Activation of NADPH oxidase also includes the process of surface adherence in neutrophils involving integrins and association with considerable changes in the cytoskeleton and the production of O2- compared with suspended cells. It was found that upon activation of neutrophils, all the O2- producing activity and portions of the oxidase components are found in the cortical cytoskeleton [54, 55]. Studies suggest that these components are translocated from the membrane surface to the cytoskeleton together with β2 integrin receptors upon activation by binding of antibodies and complement factors. Along the way, O2- is produced [56, 57]. In neutrophils deficient in CD18, a common subunit of β2 integrins, another pathway is used for activation of NADPH oxidase. There, the leukocyte response integrin (LRI) recognizes the basement membrane protein entactin and acts in association with the integrin-associated protein (IAP), thus activating the production of reactive oxygen species [58]. Furthermore, direct associations between particular cytoskeletal proteins and the NADPH oxidase have also been described. For instance, the human analog of coronin, a protein involved in motility of Dictyostelium, associates with p40 PHOX and accumulates around phagocytic vesicles [59]. These findings suggest a major role for the intact cytoskeleton in NADPH oxidase activation and defense against invading microorganisms.

Several studies demonstrated modifications of the cytoskeleton in microgravity [6062]. Even a few minutes of microgravity affected the cytoskeleton of lymphocytes, astrocytes, neurons and glial cells, disorganizing microtubules, intermediate filaments and microfilaments [6365], whereas changes during 22 seconds were reported in the F-actin and cytokeratin cytoskeleton in follicular thyroid cancer cells [66]. Paradigms of cellular mechanical force sensing have been reviewed by Orr et al. [67]. According to the tensegrity model [68], the whole cell is a pre-stressed structure [69, 70], with tensions generated by the actin-myosin network. The folding state of cytoskeletal associated proteins, which creates or masks binding sites for other proteins, depends on the strains in the actin network reviewed in Vogel and Sheetz, [71]. Forces to the actin network could be therefore transduced in altered binding of signal proteins to the cytoskeleton. Consequently, microgravity may reduce the force inside the actin network, which could be then transduced into a certain biochemical signal by cytoskeleton-associated proteins. Interestingly, Rho kinase has been found to regulate the intracellular micromechanical response of adherent cells [72], and small G proteins are discussed as having a significant role in mechanotransduction [73]. Both protein families are important parts of the NADPH oxidase activation pathways [5153].

Our results indicate that 1 g conditions are required for full activation during 1.) an initial activation step (see Figure 7A and 7B) and during 2) the release of ROS (see Figures 2, 3, 4 and 5). Since ROS release is reduced and restored very rapidly and reversible within seconds upon altered gravity, it assumes a direct effect at the level of the NADPH oxidase complex, which has been reported to be closely associated with cytoskeletal dynamics [54, 55]. Additional potential regulators could include MAP kinases, rho kinases and small G proteins [5153, 72, 73]. Phagocytes and the oxidative burst are part of the ancient innate immune system in terms of evolution, and represent the most important barrier for microbes invading the body. NADPH oxidases are enzymes whose biological function is electron transport and the generation of reactive oxygen species (ROS), also a very ancient principle in terms of evolution. They are widely distributed in different kingdoms of life and are present in fungi, plants, and animals. The invention of NADPH oxidase enzymes in the early development of life was a success story: there is no evidence of multicellular life without these enzymes [74]. Thus, it could be possible that the gravitational conditions on Earth were one of the requirements and conditions for the development of the molecular machinery of oxidative burst reaction.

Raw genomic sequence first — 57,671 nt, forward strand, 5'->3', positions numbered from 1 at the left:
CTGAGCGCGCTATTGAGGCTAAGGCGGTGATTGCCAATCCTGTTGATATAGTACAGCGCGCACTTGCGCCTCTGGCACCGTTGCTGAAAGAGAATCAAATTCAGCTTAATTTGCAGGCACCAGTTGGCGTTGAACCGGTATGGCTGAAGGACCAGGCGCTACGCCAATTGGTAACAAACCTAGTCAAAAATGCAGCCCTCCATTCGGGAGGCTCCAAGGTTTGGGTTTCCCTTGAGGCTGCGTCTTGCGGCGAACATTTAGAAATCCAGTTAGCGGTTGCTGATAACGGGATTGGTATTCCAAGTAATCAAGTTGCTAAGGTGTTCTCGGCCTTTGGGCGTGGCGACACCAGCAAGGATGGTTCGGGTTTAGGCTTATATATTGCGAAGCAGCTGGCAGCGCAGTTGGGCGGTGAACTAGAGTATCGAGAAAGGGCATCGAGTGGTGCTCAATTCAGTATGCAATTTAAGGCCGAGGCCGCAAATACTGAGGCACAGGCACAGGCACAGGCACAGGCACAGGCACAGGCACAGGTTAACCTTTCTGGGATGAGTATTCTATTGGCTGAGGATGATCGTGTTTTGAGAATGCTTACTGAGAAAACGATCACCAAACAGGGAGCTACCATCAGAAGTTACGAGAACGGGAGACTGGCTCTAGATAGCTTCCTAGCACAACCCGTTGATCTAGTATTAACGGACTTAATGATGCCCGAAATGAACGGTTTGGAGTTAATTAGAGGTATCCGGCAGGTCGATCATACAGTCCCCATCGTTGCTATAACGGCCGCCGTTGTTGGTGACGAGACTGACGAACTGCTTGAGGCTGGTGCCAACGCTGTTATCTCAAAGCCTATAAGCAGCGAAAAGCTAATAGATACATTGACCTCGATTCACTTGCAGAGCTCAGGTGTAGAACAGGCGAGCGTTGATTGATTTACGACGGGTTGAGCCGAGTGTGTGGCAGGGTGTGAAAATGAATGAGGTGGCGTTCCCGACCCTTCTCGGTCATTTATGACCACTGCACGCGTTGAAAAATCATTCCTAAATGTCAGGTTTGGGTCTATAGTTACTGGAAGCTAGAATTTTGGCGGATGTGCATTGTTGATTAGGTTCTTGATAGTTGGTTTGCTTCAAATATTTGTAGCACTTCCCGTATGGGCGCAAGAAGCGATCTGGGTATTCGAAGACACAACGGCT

Notes

Abbreviations

AUC: 

Area under curve (integral)

LPS: 

Lipopolysaccharide

MuSIC: 

Multi sample incubatinon centrifuge

NADPH oxidase: 

Nicotinamide adenine dinucleotide phosphate oxidase

NBT: 

Nitro blue tetrazolium chloride

PMT: 

Photomultiplier tube

PMN: 

Polymorphonuclear leukocytes

ROS: 

Reactive oxygen species

SAHC: 

Short arm human centrifuge.

Declarations

Acknowledgements

Terminology was used according to the recommendations of the European consortium “Systematic Evaluation of the ground based (micro-) gravity simulation paradigms available in Europe” [21]: We gratefully acknowledge financial support by ESA (contract no. 420022650; 4000101278 and 400012843) and DLR (grant no. 50WB0430 and 50WB0812). We also gratefully acknowledge the support of (in alphabetic order) Jens Hauslage, Marianne Huber, Marc Studer and Vanja Zander, we highly appreciate their help during the parabolic flight campaigns. We thank Ms. Liliana Layer and Ms. Naomi Shepherd for editing the manuscript.

Authors’ Affiliations

(1)
Department of Machine Design, Engineering Design and Product Development, Institute of Mechanical Engineering, Otto-von-Guericke-University Magdeburg
(2)
Institute of Anatomy, Faculty of Medicine, University of Zurich
(3)
Gravitational Biology, Biomedical Science Support Center, Institute of Aerospace Medicine, German Aerospace Center (DLR)
(4)
EADS Astrium, TEB 22 Payload Engineering, Claude Dornier Strasse
(5)
Department Biology II, LMU München
(6)
Study Team SAHC, Institute of Aerospace Medicine, German Aerospace Center (DLR)
(7)
Chair of Proteomics and Bioanalytics, TU München
(8)
Laboratory of Molecular Immunology, Life and Medical Sciences (LIMES) Institute, University of Bonn
(9)
Study Group “Magdeburger Arbeitsgemeinschaft für Forschung unter Raumfahrt- und Schwerelosigkeitsbedingungen” (MARS), Otto-von-Guericke-University Magdeburg
(10)
Zurich Center for Integrative Human Physiology (ZIHP), University of Zurich